Richard began his career as a fashion designer working for Perry Ellis during the 80s when it was the “place to be.” He continued to design for Calvin Klein, Bill Blass, and was the creative director of Nautica. Eventually, he moved on to illustration, a career he finds much more fulfilling. He’s been at it for years, and his visibility and success have only grown as he’s progressed in his career. He’s currently blowing up, so I was stoked to get into his studio to discuss his work with him.

Richard works and lives in Bushwick, Brooklyn. Which is the new Williamsburg now that the old Williamsburg is now  Manhattan and Manhattan is now Fresno Fashion Fair Mall. I’m not sure if I’ve ever been to Bushwick before this meeting but I can honestly say that I am now obsessed with it. As I exited the M train at Myrtle Avenue, someone with a boom box was blasting To Be Real by Cheryl Lynn and I totally felt like I was in Paris Is Burning. [Sidenote: Can we talk about how Paris Is Burning has become totally ingrained in urban Gay culture? Like you go out and everyone is, like, voguing? I saw this film (about drag balls in 80s New York) in college and loved it. I must say that as far as cultural influencers go, this is a particularly good one].

Ok now that I’ve established that Bushwick is awesome and that Paris Is Burning has spawned an 80s drag underground obsessed generation of Gays, let’s get to Richard’s studio:

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Richard’s studio is full of eye candy for anyone who likes art. There are drawings everywhere, from floor to ceiling. And I wanted to steal them. All of them. But I didn’t.

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I kind of wish the boy in the blue drawing would come to life like in that Take On Me music video so that we could fall in love and he would drag me into his cartoon-illustration world and force me to live as a fashion illustration until I die.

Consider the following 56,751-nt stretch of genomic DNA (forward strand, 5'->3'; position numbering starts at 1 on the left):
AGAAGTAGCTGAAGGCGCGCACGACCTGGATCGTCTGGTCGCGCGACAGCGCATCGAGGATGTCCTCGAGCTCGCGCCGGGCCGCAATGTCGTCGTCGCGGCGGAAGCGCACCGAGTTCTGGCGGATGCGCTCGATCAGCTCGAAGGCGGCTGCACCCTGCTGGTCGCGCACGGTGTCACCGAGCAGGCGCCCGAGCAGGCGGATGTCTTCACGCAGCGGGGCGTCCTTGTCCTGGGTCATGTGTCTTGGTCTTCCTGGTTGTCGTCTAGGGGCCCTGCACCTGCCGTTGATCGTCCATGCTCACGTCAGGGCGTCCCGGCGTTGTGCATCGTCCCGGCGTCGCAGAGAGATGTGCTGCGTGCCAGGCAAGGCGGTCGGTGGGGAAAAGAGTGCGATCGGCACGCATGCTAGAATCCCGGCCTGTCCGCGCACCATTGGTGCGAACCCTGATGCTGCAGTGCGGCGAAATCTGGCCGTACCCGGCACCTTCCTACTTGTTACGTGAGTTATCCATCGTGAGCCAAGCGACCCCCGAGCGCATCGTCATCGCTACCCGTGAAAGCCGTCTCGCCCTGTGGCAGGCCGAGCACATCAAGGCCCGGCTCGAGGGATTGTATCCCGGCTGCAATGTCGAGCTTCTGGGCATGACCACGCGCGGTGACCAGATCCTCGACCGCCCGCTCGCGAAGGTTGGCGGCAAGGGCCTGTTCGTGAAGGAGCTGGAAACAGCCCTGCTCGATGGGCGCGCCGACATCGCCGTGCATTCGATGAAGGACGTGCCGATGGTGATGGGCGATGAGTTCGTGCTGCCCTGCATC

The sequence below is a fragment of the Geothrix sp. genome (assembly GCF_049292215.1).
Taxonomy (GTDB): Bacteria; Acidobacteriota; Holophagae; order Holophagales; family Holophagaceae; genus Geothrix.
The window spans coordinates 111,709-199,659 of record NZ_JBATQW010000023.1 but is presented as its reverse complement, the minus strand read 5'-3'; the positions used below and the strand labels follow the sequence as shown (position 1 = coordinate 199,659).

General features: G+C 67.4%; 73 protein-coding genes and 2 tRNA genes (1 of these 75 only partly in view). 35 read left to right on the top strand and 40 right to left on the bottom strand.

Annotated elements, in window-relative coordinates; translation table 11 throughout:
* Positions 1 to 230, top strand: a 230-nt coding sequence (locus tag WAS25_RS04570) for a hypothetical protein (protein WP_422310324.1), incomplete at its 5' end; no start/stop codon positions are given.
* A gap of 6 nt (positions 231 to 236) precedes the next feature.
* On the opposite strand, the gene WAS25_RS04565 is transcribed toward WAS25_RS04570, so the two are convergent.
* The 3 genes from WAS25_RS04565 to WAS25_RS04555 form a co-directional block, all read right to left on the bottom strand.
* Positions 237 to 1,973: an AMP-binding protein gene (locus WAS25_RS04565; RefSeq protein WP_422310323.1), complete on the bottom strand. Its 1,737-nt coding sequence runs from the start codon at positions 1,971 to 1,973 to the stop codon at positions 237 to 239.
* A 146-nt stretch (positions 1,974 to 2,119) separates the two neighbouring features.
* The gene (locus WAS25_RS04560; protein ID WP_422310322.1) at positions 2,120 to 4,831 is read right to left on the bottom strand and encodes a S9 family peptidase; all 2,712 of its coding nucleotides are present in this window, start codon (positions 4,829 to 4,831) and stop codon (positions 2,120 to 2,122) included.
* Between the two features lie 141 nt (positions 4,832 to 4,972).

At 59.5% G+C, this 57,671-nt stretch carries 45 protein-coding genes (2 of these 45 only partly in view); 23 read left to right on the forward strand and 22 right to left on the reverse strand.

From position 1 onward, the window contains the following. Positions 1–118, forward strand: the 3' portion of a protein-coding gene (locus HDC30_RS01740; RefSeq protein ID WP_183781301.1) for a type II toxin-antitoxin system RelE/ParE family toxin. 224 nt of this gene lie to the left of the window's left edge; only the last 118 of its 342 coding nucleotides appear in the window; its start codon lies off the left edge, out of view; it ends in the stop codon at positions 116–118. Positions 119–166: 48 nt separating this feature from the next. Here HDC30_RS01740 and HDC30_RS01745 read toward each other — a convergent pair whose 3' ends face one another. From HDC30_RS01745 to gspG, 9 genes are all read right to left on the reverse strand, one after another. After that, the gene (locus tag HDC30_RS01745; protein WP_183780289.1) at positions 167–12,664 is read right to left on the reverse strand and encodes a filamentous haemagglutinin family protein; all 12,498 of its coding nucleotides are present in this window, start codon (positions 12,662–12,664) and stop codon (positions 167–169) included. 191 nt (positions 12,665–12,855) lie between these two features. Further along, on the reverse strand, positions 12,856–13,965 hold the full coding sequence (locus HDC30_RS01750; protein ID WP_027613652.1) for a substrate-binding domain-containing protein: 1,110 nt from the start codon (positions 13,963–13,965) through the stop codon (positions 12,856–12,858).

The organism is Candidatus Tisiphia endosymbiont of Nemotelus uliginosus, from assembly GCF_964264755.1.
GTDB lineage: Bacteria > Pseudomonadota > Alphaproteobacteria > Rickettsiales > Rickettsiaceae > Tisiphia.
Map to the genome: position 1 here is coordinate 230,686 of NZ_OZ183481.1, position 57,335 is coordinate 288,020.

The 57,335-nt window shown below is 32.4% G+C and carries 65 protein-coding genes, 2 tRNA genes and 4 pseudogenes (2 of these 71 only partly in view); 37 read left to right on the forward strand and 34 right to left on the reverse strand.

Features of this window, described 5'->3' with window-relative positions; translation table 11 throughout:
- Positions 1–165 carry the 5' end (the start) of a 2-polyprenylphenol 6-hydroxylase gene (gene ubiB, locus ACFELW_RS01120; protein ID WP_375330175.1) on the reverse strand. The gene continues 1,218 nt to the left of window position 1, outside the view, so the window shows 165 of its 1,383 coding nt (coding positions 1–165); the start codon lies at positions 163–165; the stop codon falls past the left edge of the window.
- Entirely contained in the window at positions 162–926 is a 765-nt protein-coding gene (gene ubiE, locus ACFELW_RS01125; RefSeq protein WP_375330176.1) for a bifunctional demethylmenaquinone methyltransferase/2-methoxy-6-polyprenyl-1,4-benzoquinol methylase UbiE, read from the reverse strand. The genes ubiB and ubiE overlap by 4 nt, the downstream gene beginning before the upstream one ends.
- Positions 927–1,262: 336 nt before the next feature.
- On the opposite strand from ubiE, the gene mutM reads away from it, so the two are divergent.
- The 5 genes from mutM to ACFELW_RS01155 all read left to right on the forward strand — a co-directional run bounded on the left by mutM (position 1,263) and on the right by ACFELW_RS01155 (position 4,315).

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I want that “Ourboro” shirt.

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I covet this giant drawing. It’s 4′ x 6′.

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I had the pleasure of ogling on of Richard’s rare Prada books. Look how crazed my eyes are!

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I suppose the most exciting thing about Richard’s studio is the possibility. Like the desk full of tools to make more beautiful drawings just like the ones all over the walls. There is something about the immediacy of Richard’s work that just makes you want to see more of it. All of his drawings are “one-offs.” Meaning he doesn’t draw and redraw them over and over again. He draws them once, quickly, and moves on to the next drawing. I’d imagine this gives them their emphatic appeal, their casual sensuality.

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I ended the conversation by asking Richard “ARE YOU GAY???” like a total weirdo. This is something I like to do if a conversation is too comfortable. I guess before I got there I assumed he was Gay because he draws all these cute boys. [Sidenote: He is gay. And that's none of your business but apparently all of mine]. Anyway, he had a lot of advice about love and life. So in addition to learning about his amazing art practice, I also got some insight into life from someone I greatly admire. You see? Meeting strangers can be fun! Try it today, maybe you’ll learn something about art. Or guys. Or BOTH!

For me, there is nothing more exciting or inspirational than seeing creativity in action. Seeing a space where new ideas are sketched out, new art made. My afternoon with Richard was greatly appreciated, and exactly what I came to New York for.

Love,
Orlando

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Homme/Maker: Ben Medansky

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Dear Los Angeles,

One of my favorite things about you is that whenever I get sick of living here, I can always venture out and discover something new that makes me like you again. This summer, I realized West Hollywood was starting to make my skin crawl. I mean, believe me, I love me some waxed gays in bright tank tops, with perfect Ken Doll hair, flapping in the wind while they ride in their BMW 3 Series convertible, laughing whilst drinking lattes, talking about boys. In fact, I am often one of those gays. But sometimes I need a break from all that. So lately I’ve started venturing to the East Side, where everyone acts like they hate you just a little bit, which makes you like them more.